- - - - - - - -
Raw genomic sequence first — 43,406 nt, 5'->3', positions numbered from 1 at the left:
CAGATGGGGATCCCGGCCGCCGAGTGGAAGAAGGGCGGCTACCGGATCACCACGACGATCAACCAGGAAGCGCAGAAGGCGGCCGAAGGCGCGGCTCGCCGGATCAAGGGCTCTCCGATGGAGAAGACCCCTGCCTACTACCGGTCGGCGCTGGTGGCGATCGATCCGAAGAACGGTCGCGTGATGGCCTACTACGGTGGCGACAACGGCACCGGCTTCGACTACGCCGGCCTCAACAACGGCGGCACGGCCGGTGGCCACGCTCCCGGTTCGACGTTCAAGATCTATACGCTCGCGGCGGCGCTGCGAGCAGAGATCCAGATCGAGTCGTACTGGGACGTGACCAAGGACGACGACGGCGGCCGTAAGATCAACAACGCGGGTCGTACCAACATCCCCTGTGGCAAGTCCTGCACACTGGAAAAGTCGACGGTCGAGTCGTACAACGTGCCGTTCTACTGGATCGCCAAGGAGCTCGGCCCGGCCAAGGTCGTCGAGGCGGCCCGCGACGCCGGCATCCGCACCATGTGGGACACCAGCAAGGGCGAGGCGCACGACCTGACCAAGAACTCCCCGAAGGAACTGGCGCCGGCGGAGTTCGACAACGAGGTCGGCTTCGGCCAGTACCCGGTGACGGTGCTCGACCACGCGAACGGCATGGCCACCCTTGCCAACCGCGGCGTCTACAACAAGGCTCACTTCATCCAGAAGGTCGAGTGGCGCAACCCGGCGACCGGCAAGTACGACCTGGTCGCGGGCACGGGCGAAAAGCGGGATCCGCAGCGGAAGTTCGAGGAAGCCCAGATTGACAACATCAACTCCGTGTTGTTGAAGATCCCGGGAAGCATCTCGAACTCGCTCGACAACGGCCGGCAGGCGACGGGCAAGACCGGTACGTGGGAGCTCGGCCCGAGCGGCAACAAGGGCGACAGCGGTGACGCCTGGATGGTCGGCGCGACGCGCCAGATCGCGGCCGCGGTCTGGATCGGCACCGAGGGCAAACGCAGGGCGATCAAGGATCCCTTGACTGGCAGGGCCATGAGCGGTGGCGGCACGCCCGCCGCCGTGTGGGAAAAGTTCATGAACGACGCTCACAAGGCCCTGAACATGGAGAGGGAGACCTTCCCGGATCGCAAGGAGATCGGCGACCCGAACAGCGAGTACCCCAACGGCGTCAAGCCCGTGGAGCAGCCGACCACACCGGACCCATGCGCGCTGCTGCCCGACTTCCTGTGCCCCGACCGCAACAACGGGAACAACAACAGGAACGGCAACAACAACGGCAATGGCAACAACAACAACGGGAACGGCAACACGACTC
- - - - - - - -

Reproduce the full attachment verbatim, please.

Raw genomic sequence first — 43,406 nt, 5'->3', positions numbered from 1 at the left:
CAGATGGGGATCCCGGCCGCCGAGTGGAAGAAGGGCGGCTACCGGATCACCACGACGATCAACCAGGAAGCGCAGAAGGCGGCCGAAGGCGCGGCTCGCCGGATCAAGGGCTCTCCGATGGAGAAGACCCCTGCCTACTACCGGTCGGCGCTGGTGGCGATCGATCCGAAGAACGGTCGCGTGATGGCCTACTACGGTGGCGACAACGGCACCGGCTTCGACTACGCCGGCCTCAACAACGGCGGCACGGCCGGTGGCCACGCTCCCGGTTCGACGTTCAAGATCTATACGCTCGCGGCGGCGCTGCGAGCAGAGATCCAGATCGAGTCGTACTGGGACGTGACCAAGGACGACGACGGCGGCCGTAAGATCAACAACGCGGGTCGTACCAACATCCCCTGTGGCAAGTCCTGCACACTGGAAAAGTCGACGGTCGAGTCGTACAACGTGCCGTTCTACTGGATCGCCAAGGAGCTCGGCCCGGCCAAGGTCGTCGAGGCGGCCCGCGACGCCGGCATCCGCACCATGTGGGACACCAGCAAGGGCGAGGCGCACGACCTGACCAAGAACTCCCCGAAGGAACTGGCGCCGGCGGAGTTCGACAACGAGGTCGGCTTCGGCCAGTACCCGGTGACGGTGCTCGACCACGCGAACGGCATGGCCACCCTTGCCAACCGCGGCGTCTACAACAAGGCTCACTTCATCCAGAAGGTCGAGTGGCGCAACCCGGCGACCGGCAAGTACGACCTGGTCGCGGGCACGGGCGAAAAGCGGGATCCGCAGCGGAAGTTCGAGGAAGCCCAGATTGACAACATCAACTCCGTGTTGTTGAAGATCCCGGGAAGCATCTCGAACTCGCTCGACAACGGCCGGCAGGCGACGGGCAAGACCGGTACGTGGGAGCTCGGCCCGAGCGGCAACAAGGGCGACAGCGGTGACGCCTGGATGGTCGGCGCGACGCGCCAGATCGCGGCCGCGGTCTGGATCGGCACCGAGGGCAAACGCAGGGCGATCAAGGATCCCTTGACTGGCAGGGCCATGAGCGGTGGCGGCACGCCCGCCGCCGTGTGGGAAAAGTTCATGAACGACGCTCACAAGGCCCTGAACATGGAGAGGGAGACCTTCCCGGATCGCAAGGAGATCGGCGACCCGAACAGCGAGTACCCCAACGGCGTCAAGCCCGTGGAGCAGCCGACCACACCGGACCCATGCGCGCTGCTGCCCGACTTCCTGTGCCCCGACCGCAACAACGGGAACAACAACAGGAACGGCAACAACAACGGCAATGGCAACAACAACAACGGGAACGGCAACACGACTC